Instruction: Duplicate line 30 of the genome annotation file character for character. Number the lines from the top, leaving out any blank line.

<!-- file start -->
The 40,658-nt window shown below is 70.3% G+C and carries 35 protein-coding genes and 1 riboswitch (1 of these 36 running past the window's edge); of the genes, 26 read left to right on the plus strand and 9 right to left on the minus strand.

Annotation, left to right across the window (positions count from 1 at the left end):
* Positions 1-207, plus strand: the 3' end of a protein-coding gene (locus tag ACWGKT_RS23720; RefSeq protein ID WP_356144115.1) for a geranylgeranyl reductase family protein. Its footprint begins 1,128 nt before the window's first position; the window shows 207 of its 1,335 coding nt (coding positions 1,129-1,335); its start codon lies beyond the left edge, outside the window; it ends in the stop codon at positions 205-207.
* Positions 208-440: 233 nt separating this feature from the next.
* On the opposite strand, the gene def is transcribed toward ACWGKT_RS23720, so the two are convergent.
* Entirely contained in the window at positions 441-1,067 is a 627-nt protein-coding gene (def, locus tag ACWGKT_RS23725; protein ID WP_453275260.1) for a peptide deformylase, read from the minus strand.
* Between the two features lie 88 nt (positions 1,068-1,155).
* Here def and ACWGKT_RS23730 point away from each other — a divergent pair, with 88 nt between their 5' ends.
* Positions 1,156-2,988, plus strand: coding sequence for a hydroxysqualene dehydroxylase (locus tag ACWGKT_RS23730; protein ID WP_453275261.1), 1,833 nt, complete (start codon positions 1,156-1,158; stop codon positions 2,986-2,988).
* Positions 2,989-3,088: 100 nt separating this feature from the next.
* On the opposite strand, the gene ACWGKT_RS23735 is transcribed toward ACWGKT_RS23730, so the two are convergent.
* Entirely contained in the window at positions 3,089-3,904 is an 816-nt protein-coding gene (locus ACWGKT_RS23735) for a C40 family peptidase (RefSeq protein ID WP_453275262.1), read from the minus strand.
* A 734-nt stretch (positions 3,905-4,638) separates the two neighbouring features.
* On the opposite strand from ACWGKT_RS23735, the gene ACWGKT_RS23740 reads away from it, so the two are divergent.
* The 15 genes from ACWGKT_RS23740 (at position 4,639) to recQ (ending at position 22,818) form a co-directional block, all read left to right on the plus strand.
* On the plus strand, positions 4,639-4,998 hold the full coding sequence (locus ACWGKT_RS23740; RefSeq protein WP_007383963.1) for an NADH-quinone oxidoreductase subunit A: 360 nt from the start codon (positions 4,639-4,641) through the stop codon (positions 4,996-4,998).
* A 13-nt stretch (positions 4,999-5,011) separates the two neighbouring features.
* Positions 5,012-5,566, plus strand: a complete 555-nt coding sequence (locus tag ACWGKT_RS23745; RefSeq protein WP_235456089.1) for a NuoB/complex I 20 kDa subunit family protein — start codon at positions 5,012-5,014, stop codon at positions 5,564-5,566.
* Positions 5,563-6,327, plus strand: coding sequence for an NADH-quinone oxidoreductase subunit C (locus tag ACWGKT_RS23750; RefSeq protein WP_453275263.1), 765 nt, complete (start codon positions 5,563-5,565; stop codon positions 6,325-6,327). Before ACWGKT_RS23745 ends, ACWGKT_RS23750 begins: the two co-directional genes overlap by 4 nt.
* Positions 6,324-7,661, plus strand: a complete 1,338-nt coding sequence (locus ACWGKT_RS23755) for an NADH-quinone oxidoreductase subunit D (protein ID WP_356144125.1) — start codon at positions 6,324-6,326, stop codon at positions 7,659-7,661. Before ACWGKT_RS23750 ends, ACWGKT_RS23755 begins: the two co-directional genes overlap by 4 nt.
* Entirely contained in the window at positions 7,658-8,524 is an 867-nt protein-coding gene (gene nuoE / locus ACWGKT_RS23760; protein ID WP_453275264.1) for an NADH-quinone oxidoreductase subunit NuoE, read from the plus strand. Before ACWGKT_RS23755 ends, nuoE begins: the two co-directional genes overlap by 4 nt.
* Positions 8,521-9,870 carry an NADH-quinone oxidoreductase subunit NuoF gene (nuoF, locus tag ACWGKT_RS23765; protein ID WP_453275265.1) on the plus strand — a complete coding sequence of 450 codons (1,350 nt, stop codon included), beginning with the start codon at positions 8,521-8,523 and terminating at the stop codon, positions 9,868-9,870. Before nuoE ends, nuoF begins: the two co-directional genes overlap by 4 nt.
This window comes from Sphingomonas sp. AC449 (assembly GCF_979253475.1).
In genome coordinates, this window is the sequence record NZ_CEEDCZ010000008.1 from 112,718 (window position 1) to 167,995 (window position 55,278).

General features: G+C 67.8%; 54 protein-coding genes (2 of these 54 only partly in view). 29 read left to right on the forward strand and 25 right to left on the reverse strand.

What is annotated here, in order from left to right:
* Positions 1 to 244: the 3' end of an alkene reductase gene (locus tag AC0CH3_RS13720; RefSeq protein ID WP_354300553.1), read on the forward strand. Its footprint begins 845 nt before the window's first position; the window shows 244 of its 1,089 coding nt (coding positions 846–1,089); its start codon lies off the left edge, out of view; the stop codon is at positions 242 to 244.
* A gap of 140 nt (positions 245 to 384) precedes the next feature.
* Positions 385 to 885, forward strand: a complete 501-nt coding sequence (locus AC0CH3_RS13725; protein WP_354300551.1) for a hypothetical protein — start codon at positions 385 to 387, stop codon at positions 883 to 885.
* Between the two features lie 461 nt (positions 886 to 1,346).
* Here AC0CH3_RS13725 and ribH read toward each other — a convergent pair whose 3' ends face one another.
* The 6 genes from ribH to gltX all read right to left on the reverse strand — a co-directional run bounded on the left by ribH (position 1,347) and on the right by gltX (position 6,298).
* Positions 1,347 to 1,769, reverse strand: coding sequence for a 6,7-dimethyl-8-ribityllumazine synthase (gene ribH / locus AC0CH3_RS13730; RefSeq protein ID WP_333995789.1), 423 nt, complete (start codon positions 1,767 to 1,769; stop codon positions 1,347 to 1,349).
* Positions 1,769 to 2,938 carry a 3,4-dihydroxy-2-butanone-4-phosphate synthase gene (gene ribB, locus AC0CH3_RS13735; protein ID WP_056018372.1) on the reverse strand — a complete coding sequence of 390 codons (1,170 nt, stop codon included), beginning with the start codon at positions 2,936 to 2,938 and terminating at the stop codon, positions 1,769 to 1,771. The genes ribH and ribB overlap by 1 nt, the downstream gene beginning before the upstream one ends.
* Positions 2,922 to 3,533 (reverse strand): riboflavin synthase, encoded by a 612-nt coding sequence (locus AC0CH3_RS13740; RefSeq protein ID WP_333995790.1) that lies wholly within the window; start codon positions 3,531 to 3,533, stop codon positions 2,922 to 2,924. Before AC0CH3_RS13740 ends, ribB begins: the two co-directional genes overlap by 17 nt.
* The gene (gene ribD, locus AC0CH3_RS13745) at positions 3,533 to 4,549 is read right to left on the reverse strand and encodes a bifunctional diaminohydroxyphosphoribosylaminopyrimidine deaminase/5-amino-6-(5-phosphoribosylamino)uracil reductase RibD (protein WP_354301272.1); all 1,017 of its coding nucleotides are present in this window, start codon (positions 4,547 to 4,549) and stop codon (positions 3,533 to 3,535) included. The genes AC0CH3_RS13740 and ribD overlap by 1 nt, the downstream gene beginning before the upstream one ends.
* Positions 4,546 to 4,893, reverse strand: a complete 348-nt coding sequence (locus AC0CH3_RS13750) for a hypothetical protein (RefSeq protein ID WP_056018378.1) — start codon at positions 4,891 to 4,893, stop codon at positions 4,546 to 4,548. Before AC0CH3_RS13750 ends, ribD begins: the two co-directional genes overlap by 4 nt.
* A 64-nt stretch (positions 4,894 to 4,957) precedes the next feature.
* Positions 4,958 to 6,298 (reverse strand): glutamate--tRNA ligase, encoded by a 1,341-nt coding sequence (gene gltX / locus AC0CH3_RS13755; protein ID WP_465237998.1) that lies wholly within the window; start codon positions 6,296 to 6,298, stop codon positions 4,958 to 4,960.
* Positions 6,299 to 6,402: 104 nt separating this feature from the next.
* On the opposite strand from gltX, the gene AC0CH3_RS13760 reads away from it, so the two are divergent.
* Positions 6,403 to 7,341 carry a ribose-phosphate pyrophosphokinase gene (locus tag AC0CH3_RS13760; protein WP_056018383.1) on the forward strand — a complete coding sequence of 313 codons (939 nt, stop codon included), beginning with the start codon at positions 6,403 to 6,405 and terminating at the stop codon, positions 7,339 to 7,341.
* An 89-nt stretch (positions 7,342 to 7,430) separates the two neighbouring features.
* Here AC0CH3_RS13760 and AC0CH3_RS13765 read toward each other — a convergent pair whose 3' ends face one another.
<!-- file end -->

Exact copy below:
* Between the two features lie 461 nt (positions 886 to 1,346).